Quick Orientation

When someone writes a book or produces a movie few creators think about the audience experience - a book is a book, we all know what that is. We know what going to the cinema is or watching TV.  Consequently we have the situation illustrated in Figure 1 in which the audience seems to be in direct contact with the story.

Figure 1 With tradition non-interactive media experience is largely ignored



In transmedia storytelling and with Conducttr in particular we are telling stories across multiple platforms and doing so in an interactive way. This means that we - as Authors and Producers - must think more carefully about the experience. In fact, some might argue that if you're creating, say, a location-based game that the experience is more important than the story.

Figure 2 With transmedia storytelling, experience is a major consideration



To rethink storytelling in the age of transmedia storytelling, we need to take the scenes of our story and consider how the audience will access those scenes. In a book or video all the scenes are inseparable from the same unified experience. In transmedia storytelling that need not be true and we can spread those scenes across platforms which potentially means a different experience for different scenes.

Figure 3 Scenes in mono-media have a unified experience


Figure 4 Distributed scenes in transmedia storytelling




If we expand this model further, we can add the Audience and aspects of the story that the Audience will interact with - its Characters, the locations, objects and content such as blog posts, emails, text messages, eBooks, mobile apps and so.


 If we consider storytelling to be the revealing and withholding of information, then each scene is a treasure chest that can be opened by the author (e.g. published in a blog post) or opened by the Audience (e.g. through a conversation with a Character). You - the Author - decides how each scene will be experienced and how the information will be published.

Figure 5 Anatomy of a Scene


1.1        Stories and Storyworlds

In a storyworld there may be many stories. The James Bond storyworld is made up of M, Q, Miss Moneypenny, Martins, cool gadgets, evil villains and so on. Inside this storyworld are the stories - Dr. No, Live and Let Die, Skyfall and so on.

Conducttr can help you create interactive transmedia stories and tie these back into the storyworld - allowing you to pull everything together into a single point of reference.

When you first get started, use the Whiteboard to plan your storyworld or your story.

Figure 6 Stories and Storyworlds


1.2        interactivity - a basic orientation

"Stuff happens" in Conducttr when your Characters hear the events you've told them to listen for. So, to make "stuff happen" you need to:

  1. create a Character
  2. tell it what event to listen for
  3. tell it what to do when that event is heard.

Characters hear events through several mechanisms:

  • social media accounts that you attach to them (note that you'll need to create the social media account outside of Conducttr first before you can "authenticate" your Character to it)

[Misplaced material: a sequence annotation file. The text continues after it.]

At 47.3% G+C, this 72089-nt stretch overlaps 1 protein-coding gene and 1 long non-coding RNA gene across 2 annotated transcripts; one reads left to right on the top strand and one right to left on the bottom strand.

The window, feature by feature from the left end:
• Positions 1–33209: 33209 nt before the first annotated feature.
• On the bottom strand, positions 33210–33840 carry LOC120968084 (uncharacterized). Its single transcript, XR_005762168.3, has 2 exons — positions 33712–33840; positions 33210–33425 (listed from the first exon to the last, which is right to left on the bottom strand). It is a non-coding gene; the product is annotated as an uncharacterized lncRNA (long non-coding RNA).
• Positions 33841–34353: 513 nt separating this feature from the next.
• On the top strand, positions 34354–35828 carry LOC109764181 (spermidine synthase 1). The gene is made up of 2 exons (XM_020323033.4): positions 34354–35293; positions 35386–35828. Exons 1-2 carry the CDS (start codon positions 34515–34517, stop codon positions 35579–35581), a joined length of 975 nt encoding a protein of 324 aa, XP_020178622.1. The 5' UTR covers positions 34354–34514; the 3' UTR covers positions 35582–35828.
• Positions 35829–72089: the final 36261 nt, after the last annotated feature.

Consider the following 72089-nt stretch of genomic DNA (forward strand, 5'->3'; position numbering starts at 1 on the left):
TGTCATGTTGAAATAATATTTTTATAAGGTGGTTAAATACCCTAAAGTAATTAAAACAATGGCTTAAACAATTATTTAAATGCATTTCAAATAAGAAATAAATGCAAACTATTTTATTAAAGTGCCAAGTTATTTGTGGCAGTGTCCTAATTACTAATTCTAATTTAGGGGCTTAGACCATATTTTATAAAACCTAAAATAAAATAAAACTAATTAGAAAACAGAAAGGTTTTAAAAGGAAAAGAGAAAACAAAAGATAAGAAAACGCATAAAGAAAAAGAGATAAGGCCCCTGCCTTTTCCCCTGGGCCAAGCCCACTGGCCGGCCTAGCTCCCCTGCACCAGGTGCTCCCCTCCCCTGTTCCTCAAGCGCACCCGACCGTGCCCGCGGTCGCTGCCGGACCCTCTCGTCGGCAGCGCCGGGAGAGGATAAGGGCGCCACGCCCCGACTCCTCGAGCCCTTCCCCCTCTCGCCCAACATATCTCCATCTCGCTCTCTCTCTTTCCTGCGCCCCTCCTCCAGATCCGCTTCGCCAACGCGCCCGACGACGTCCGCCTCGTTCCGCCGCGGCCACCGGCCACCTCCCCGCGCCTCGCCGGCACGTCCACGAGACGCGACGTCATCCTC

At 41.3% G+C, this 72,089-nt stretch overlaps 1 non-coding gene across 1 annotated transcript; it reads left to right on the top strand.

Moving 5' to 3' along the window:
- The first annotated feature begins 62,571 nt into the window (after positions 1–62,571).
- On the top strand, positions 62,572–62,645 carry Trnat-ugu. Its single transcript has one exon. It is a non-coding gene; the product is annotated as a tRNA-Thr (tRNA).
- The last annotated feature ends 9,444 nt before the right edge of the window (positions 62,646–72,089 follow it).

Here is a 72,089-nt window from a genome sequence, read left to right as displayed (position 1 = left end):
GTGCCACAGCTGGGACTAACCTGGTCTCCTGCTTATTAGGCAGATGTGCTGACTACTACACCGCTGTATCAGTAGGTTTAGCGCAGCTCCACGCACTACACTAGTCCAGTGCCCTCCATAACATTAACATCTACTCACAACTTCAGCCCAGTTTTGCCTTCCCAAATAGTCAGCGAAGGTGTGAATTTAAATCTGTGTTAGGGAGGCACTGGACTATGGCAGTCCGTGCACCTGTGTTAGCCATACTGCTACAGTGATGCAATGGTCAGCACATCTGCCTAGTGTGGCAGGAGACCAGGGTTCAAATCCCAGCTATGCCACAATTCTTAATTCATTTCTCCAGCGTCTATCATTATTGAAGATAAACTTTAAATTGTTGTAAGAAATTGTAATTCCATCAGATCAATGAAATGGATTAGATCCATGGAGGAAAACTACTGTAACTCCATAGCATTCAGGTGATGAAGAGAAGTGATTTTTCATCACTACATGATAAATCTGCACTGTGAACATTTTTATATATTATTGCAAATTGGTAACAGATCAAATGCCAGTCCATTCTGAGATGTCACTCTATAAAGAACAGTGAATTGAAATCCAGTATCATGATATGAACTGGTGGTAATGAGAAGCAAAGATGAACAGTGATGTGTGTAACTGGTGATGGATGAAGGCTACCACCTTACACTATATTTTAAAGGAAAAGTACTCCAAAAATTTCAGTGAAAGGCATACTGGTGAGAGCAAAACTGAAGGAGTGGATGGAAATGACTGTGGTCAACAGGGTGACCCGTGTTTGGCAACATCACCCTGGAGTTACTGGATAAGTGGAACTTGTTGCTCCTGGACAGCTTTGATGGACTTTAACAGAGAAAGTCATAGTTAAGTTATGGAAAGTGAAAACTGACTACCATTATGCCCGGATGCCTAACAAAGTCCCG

• email
  • text messaging (SMS) - we have several providers depending on where you are in the world
  • widgets - this is HTML code generated by Conducttr for you to copy and paste into a website
  • API - this stands for "application programming interface" and is how Conducttr connects to mobile apps, Flash games, Facebook apps and any other applications
  • date and time events which can be set to any timezone.

In Conducttr these events are called TRIGGERS because they're like a starting gun. When the trigger is pulled, Conducttr reacts.




Having heard an event, Conducttr can do several things:

  • publish content - such as a blog post, a YouTube video or Facebook post
  • reply to the message , if it's an email, SMS, Tweet or Facebook comment
  • do something else (e.g. take an Action) like make a calculation, put the audience into different groups or teams.

1.3        the Audience

The people that interact with Conducttr are your Audience.

Your Characters maintain their own contact lists and will only interact with someone if they're on that contact list and are "subscribed" meaning they've allowed the Character to contact them.

Any person emailing, tweeting, texting or commenting on Facebook is automatically subscribed to the Character that you've instructed to listen for that interaction. The same is true for anyone signing up via a website widget or via the API.


You can segment your Audience not only by Character but by Group and by Team. Above we explained that when a Character hears an event it can take an Action rather than (or as well as) publish content. Well that Action could be to add people to a Group.

For example, you might have a Facebook Character in a love triangle. She asks the Audience which boyfriend she should stick with - is it Simon or David? As the Audience adds comments, each person is added into a particular Group  - the Simon Group or the David Group. Now Conducttr knows which way people voted and this can be used to personalize replies in future.


 1.4        Basic terms

We use the term Author to describe anyone that uses Conducttr. This is much simpler that using multiple titles or fancy names like narrative designer, story architect and so on.

We use the term Audience to describe anyone that interacts with or is the intended recipient of your work. Again this avoids using multiple terms like reader, viewer, player and so on.

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